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Legacy of Carter G. Woodson

by PRIDE Newsdesk

Benjamin Chavis

Benjamin Chavis

The best way to celebrate Black History Month is to make more Black history. Black History Month is now celebrated around the world. We are grateful for the visionary leadership of noted historian and scholar Carter G. Woodson for being the founder of what was known as Negro History Week in 1926 that 44 years later evolved into Black History Month.

It is also important to note that this year marks the centennial celebration of Woodson’s founding of the Association for the Study of African American Life and History (ASALH). The mission of ASALH is to “promote, research, preserve, interpret and disseminate information about Black life, history and culture to the global community.” Established in 1915, the association has no peer in the preservation of our rich history.

ASALH continues to extend the legacy Carter G. Woodson “speaking a fundamental truth to the world—that Africans and peoples of African descent are makers of history and co-workers in what W. E. B. Du Bois called, The Kingdom of Culture.” Yes, it is clearly of the greatest necessity for all of us to support and spread knowledge about the accomplishments of Woodson, which included his landmark, The Mis-Education of the Negro. Written in 1933, the book is as timely today as it was 82 years ago.

We must not allow anyone or anything to diminish or to dismiss the uninterrupted relevance and importance of Black American history, culture and intellectual genius. The ‘fundamental truth’ about the glorious and triumphant history of peoples of African descent needs to be retold and appreciated by all people throughout the world.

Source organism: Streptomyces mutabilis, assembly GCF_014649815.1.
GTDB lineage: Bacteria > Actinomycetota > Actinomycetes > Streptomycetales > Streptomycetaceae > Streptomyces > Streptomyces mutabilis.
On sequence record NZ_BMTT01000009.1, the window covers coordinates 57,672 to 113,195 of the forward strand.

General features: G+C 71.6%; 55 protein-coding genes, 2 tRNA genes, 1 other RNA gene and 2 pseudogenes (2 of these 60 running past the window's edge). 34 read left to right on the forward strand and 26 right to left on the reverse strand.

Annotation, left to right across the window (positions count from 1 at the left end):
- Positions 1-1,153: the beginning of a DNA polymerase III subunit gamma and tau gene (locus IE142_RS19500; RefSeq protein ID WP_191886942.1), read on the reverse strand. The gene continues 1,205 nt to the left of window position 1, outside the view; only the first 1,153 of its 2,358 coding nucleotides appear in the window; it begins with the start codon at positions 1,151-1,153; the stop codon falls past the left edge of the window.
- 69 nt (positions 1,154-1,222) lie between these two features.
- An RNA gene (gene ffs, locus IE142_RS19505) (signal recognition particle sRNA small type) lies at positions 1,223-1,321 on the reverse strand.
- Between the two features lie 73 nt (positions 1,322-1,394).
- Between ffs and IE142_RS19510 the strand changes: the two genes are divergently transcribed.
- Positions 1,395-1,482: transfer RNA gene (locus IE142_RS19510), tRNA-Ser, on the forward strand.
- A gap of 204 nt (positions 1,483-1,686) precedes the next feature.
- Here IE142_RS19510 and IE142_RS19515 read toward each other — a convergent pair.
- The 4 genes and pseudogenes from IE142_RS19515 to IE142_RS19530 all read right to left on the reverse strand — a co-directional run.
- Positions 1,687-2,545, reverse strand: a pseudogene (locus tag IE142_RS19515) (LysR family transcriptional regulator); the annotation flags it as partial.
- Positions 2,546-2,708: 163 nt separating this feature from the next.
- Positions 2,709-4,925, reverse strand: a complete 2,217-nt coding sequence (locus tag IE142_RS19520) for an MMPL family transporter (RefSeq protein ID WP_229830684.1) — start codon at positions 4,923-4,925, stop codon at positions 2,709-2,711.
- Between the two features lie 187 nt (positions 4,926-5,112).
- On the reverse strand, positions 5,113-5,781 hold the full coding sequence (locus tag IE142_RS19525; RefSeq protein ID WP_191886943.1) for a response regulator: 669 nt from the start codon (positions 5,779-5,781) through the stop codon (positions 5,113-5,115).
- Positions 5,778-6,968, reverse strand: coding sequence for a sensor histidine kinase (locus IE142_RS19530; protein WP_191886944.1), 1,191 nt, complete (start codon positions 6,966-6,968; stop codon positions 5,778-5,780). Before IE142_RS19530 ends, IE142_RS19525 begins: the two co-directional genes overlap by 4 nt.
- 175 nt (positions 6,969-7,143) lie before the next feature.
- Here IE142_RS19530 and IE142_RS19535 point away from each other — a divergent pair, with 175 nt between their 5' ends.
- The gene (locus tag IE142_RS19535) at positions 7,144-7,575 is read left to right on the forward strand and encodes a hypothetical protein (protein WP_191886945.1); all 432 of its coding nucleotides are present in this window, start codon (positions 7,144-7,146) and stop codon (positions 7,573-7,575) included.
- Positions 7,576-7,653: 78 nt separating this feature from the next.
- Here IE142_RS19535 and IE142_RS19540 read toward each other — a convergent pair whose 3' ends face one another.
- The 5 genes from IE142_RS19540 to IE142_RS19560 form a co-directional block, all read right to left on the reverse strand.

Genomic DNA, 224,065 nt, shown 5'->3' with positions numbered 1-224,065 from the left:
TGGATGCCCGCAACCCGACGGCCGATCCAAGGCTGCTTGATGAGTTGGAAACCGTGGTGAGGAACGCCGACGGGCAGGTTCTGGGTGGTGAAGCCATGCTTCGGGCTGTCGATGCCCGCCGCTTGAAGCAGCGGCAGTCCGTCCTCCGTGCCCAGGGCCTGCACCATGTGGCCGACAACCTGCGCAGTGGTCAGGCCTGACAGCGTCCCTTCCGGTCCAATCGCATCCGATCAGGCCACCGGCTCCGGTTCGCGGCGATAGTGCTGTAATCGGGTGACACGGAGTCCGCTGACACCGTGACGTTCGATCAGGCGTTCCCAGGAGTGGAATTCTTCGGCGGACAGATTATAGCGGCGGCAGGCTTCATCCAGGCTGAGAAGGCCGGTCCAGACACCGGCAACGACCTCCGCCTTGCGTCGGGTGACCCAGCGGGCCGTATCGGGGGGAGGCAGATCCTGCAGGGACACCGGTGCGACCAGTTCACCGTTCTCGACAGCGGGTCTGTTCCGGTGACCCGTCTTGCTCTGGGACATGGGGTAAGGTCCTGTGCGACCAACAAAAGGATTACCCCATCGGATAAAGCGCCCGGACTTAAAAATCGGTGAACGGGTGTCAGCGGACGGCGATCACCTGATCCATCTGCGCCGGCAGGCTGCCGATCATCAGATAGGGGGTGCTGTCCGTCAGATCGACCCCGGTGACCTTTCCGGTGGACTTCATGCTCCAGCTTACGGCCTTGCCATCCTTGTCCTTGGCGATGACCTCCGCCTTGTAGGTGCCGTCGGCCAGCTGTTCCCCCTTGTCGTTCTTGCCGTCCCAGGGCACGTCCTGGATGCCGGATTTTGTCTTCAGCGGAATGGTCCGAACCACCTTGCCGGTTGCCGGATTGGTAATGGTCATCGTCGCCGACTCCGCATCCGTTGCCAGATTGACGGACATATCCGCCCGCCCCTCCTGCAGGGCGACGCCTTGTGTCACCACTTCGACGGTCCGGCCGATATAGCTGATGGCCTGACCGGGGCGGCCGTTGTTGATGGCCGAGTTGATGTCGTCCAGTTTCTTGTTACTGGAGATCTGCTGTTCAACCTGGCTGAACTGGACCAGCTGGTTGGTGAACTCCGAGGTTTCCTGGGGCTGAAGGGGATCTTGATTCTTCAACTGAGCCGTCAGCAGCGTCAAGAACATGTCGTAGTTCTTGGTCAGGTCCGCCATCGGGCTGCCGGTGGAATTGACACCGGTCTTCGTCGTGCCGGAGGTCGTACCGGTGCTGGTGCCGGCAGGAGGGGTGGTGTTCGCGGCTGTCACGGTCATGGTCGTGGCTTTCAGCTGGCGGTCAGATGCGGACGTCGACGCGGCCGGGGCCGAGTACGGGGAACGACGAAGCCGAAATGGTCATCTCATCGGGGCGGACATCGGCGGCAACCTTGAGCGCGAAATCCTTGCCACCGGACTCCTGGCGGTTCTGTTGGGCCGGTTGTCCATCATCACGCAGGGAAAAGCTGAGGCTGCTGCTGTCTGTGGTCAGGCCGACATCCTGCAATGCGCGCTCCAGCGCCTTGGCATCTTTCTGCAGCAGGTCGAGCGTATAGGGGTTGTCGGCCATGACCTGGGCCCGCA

We are a proud people. We are an African people. We are the Black family, community, nation and global community. We are a people of the long centuries-long struggle for freedom, justice and equality. Our history did not begin or end with the tragedy and holocaust of transatlantic slavery. The history of African people begins with God’s creation of humanity. We are the original people. Human civilization had its birth and evolution in the cradle of the heart of Africa.

When I hear people today say that Black Americans have a challenge with science, technology, engineering and math (STEM) academic courses and disciplines, I ask: Why? We are the originators of math and science. One of the reasons Black History Month is so important is because it forces us to remind ourselves that high achievement and excellent academic performance are a vital components of our historical evolution. Being skilled in science and math is not tantamount to ‘acting White,’ whatever that is. Rather, it’s thinking Black in the finest of traditions.

In a real sense Black History Month is Black Achievement Month. We must do a better job in defining and controlling the narrative about Black Americas in the past, currently and the future. The so-called ‘mainstream’ media is still full of negative stereotypes and debilitating caricatures when it comes to reporting news, sports or about the cultural arts of people of African descent.

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